photo credit lululemon
- 200m Sled Pull (45/25)
- 10 KB Snatch (5/arm @ 70/53)
- 5 Tire Flips
- 10 Pull-Ups
Unfortunately we won’t be having class today at noon due to a previous commitment I can’t move. We also decided to cancel the 6:30 class so everyone can enjoy the Christmas Stroll downtown! See you on the square.
Dave Asprey on Bulletproof Coffee
Want More Energy Each Day? Add Butter to Your Coffee
A key discovery of the Bulletproof diet is that there’s a rhythm to the body’s requirements. Eating (or avoiding) specific foods at certain times of day can cause a desired reaction in the body like giving you more energy. It all starts with the most important meal (or in my case, beverage) of the day – breakfast. If you want more energy each day, add butter to your coffee.
Making the discovery
I first learned about the power of blended butter from a tiny Tibetan woman at 18,300 feet elevation in a remote part of Tibet near Mt. Kailash. In 2004, I staggered into her guesthouse chilled from the -10degree air, and she rejuvenated me with a creamy cup of traditional yak butter tea. I couldn’t get enough of it. The biohacker in me asked, “Why does drinking this stuff make me feel so good even though there’s no air?
When I returned home I brewed some tea, tossed it in the blender with some butter, and experienced nothing but a greasy cup of tea. Clearly, something different was happening back in Tibet. I picked up some high-end tea from a local Chinese merchant, but it still didn’t have the magical effect I remembered. So I went to my local Whole Foods and another gourmet store, where I bought every single brand of gourmet butter from around the world to see if the butter was the variable that mattered. It was.
Take 20 min to establish a heavy (not 1RM) power snatch + squat snatch
- 30 Snatches (65% of load from snatch complex)
- 50 Double Unders (3:1)
- 35 KTE
- 20 Yard Overhead Walk (155/105)
there’s another cool video of this lift right here
OH Squat 1-1-1-1
Front Squat 2-2-2-2
Back Squat 3-3-3-3
Squats Are Safe, But You’re Probably Doing Them Wrong
by Mark Rippetoe – HufPost Healthy Living
One of the most persistent myths in the entire panoply of conventional exercise wisdom is that squats below parallel are somehow bad for the knees. This old saw is mindlessly repeated by poorly-informed orthopedic surgeons, physical therapists, and chiropractors all over the world. Better-informed professionals such as productive strength coaches, weightlifters and powerlifters, and those willing to examine the anatomy of the knees and hips for more than just a minute or two, know better. Here are four reasons why.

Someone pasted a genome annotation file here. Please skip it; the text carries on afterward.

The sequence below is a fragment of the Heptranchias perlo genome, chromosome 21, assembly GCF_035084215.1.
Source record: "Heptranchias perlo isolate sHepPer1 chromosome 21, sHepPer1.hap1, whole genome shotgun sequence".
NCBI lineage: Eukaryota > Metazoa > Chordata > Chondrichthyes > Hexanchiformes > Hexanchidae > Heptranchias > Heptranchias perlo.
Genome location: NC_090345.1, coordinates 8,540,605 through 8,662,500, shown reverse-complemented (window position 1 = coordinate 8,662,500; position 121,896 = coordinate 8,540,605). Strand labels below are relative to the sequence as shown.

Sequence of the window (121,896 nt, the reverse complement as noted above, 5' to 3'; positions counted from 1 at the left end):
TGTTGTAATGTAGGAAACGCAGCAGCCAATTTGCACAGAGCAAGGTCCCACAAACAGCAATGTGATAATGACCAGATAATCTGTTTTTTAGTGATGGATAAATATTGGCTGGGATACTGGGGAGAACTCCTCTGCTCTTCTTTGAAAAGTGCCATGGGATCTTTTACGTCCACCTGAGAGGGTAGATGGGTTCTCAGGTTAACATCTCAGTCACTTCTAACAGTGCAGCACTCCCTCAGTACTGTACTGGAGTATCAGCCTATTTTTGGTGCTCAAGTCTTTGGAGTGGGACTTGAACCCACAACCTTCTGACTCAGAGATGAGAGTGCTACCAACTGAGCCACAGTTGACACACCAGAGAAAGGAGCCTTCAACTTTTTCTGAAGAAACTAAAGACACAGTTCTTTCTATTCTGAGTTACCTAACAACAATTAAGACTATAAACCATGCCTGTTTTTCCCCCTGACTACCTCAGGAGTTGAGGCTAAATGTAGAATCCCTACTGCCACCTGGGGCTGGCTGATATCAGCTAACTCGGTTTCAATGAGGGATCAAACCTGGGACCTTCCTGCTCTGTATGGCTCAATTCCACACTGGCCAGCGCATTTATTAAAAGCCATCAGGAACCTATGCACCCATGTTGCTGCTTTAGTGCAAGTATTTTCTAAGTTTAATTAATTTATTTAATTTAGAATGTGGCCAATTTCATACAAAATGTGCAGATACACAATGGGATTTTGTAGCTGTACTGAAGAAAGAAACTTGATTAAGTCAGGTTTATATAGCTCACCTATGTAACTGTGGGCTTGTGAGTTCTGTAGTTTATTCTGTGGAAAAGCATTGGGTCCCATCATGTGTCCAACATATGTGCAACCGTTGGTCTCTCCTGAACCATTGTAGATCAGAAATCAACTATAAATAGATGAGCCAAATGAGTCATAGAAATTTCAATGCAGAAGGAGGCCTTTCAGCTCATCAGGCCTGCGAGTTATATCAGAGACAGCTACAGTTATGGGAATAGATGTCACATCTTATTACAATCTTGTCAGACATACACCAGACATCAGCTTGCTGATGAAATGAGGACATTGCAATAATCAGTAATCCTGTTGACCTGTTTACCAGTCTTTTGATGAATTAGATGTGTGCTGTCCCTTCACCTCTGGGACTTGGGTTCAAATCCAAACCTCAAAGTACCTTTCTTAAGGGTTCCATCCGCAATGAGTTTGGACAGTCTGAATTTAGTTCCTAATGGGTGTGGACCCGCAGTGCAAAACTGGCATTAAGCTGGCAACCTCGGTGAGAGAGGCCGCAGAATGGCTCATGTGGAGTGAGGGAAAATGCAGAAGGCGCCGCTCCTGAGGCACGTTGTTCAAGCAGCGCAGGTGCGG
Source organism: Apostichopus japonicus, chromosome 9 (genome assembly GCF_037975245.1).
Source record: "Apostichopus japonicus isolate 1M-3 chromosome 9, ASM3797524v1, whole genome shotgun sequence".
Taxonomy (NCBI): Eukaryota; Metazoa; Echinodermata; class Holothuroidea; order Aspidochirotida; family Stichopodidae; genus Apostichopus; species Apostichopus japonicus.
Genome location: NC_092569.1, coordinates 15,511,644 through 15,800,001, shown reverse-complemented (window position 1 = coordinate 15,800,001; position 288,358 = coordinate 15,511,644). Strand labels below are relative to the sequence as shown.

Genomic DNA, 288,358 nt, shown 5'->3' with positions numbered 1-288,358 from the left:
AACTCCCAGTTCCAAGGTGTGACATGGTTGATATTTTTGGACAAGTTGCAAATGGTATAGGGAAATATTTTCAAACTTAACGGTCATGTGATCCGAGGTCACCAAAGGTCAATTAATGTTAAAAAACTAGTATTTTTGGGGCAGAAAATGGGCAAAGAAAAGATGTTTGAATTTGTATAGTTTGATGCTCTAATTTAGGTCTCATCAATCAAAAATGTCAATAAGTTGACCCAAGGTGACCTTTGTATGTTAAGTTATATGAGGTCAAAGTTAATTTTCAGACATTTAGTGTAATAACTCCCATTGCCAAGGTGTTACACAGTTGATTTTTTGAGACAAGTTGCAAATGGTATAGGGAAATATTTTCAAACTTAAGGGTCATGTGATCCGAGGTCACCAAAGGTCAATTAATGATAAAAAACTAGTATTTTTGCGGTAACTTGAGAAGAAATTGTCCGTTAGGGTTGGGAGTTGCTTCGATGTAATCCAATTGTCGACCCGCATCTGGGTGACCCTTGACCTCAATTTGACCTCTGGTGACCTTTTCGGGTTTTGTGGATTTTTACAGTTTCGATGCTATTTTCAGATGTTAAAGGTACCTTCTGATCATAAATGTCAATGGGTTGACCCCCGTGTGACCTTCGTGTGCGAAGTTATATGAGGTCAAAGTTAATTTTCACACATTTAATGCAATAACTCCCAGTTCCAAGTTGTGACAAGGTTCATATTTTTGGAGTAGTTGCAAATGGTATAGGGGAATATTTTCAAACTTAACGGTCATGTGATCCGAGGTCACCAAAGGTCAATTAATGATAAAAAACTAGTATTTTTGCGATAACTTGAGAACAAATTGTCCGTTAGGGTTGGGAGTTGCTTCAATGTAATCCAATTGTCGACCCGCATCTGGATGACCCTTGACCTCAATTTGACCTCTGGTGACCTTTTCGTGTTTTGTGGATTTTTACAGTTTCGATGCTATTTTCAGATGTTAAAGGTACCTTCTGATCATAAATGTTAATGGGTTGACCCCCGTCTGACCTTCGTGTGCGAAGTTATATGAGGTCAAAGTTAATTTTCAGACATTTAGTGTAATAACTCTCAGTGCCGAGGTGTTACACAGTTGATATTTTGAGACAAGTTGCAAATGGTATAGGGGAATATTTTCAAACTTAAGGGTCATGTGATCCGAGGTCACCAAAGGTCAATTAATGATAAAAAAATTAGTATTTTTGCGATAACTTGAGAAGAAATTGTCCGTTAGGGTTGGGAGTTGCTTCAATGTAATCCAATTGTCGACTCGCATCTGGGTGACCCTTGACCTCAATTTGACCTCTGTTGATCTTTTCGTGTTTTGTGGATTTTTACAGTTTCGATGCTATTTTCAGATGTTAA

1. The below-parallel (hips just below the knees) squat position is a perfectly natural position for the human body. People all over the non-air-conditioned world spend time squatting as a resting position throughout the day, and all of them arise from it without injury. There is nothing harmful about either assuming a squatting position — whether sitting down in a chair or into an unsupported squat — or returning to a standing position afterwards. The world record for the squat in the sport of powerlifting is now over 1,000 pounds, and the guy is just fine.
We’ve been squatting since we’ve had knees and hips, and certainly since the development of the toilet. The relatively recent idea of gradually loading this natural movement with a barbell doesn’t change the fact that it will not hurt you. If you do it correctly — you don’t get to do the squat wrong and then claim that squatting hurts your knees, any more than you get to drive your car into a bridge and then say that cars are dangerous.
This discussion refers specifically to the strength training version of the movement, the one designed to make you progressively stronger by lifting progressively heavier weights. If you are doing squats as calisthenics, it doesn’t much matter how you do your hundreds of reps, because you’re going to get sore knees anyway.
7 rounds, 3min each of:
- 100m run
- 5 pull-ups
- 10 push-ups
- 15 squats
- AMRAP power cleans (135/95)
rest 1 min between rounds, score is total power cleans completed
Teams of 2
AMRAP in 20 min of:
- 10 Push Press (115/80)
- 10 KB Swings (53/35)
- 10 Box Jumps (24/20)
Partners complete full rounds before switching. One working, one resting at all times.
21-15-9 Reps for time of:
- Turkish Get-Ups (45/33) (alternating arms)
- Sots Press (45/33)
The Turkish Get-Up Part 1
by Jeff Martone – CrossFit Journal
The Turkish get-up (TGU) is an outstanding exercise that develops strength, flexibility, and stability throughout the entire body. It has especially proven itself as an excellent prehabilitation and rehabilitation exercise for the shoulders. In addition, a mastered TGU will make all overhead exercises safer and easier.
Historically, the TGU was a staple exercise for old-time strongmen and wrestlers. It’s been said that in the days of old, this was the first and only exercise taught to many aspiring weightlifters to practice. Supposedly, no other exercises were taught or practiced until the pupil could perform the TGU with a 100-pound weight in either hand. At first, I thought this might have been just weightlifting folklore. However, I decided to make the 100-pound TGU a personal goal. After reaching this goal, I quickly realized the wisdom behind the methodology. First, it takes tenacity and commitment to conquer this feat of strength. Second, it slowly yet steadily builds a solid foundation of strength that nearly “injury proofs” the body, making it ready for more demanding training. Third, it significantly strengthens the major muscle groups, small stabilizing muscles, and connective tissues.
Continue Reading…. (it helps to have a CF Journal subscription)
In honor of the 239th birthday of the U.S.M.C and by request of MAJ. Tommy Jay Thompson, USMC (ret.)
- 20 Strict Pull-Ups
- 100 Sit-Ups
- 3 Mile Run
***derived from the USMC physical fitness test***